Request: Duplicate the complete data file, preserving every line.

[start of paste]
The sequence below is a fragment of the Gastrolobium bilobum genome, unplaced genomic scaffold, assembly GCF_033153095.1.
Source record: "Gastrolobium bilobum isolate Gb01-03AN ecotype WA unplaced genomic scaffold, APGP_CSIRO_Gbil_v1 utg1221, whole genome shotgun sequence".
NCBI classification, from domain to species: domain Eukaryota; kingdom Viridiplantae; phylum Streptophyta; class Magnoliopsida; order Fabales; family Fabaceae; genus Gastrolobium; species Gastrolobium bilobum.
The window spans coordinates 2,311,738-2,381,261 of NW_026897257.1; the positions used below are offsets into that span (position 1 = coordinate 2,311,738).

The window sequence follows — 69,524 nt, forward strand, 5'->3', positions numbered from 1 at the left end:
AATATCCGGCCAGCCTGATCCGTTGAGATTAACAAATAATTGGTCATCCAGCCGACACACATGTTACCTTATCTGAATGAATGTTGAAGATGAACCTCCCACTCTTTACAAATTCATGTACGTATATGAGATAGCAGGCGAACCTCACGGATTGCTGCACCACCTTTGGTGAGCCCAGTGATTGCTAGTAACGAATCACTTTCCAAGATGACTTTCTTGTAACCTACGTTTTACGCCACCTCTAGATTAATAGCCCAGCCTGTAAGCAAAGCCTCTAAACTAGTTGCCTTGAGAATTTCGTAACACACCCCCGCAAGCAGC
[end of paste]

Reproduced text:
The sequence below is a fragment of the Gastrolobium bilobum genome, unplaced genomic scaffold, assembly GCF_033153095.1.
Source record: "Gastrolobium bilobum isolate Gb01-03AN ecotype WA unplaced genomic scaffold, APGP_CSIRO_Gbil_v1 utg1221, whole genome shotgun sequence".
NCBI classification, from domain to species: domain Eukaryota; kingdom Viridiplantae; phylum Streptophyta; class Magnoliopsida; order Fabales; family Fabaceae; genus Gastrolobium; species Gastrolobium bilobum.
The window spans coordinates 2,311,738-2,381,261 of NW_026897257.1; the positions used below are offsets into that span (position 1 = coordinate 2,311,738).

The window sequence follows — 69,524 nt, forward strand, 5'->3', positions numbered from 1 at the left end:
AATATCCGGCCAGCCTGATCCGTTGAGATTAACAAATAATTGGTCATCCAGCCGACACACATGTTACCTTATCTGAATGAATGTTGAAGATGAACCTCCCACTCTTTACAAATTCATGTACGTATATGAGATAGCAGGCGAACCTCACGGATTGCTGCACCACCTTTGGTGAGCCCAGTGATTGCTAGTAACGAATCACTTTCCAAGATGACTTTCTTGTAACCTACGTTTTACGCCACCTCTAGATTAATAGCCCAGCCTGTAAGCAAAGCCTCTAAACTAGTTGCCTTGAGAATTTCGTAACACACCCCCGCAAGCAGC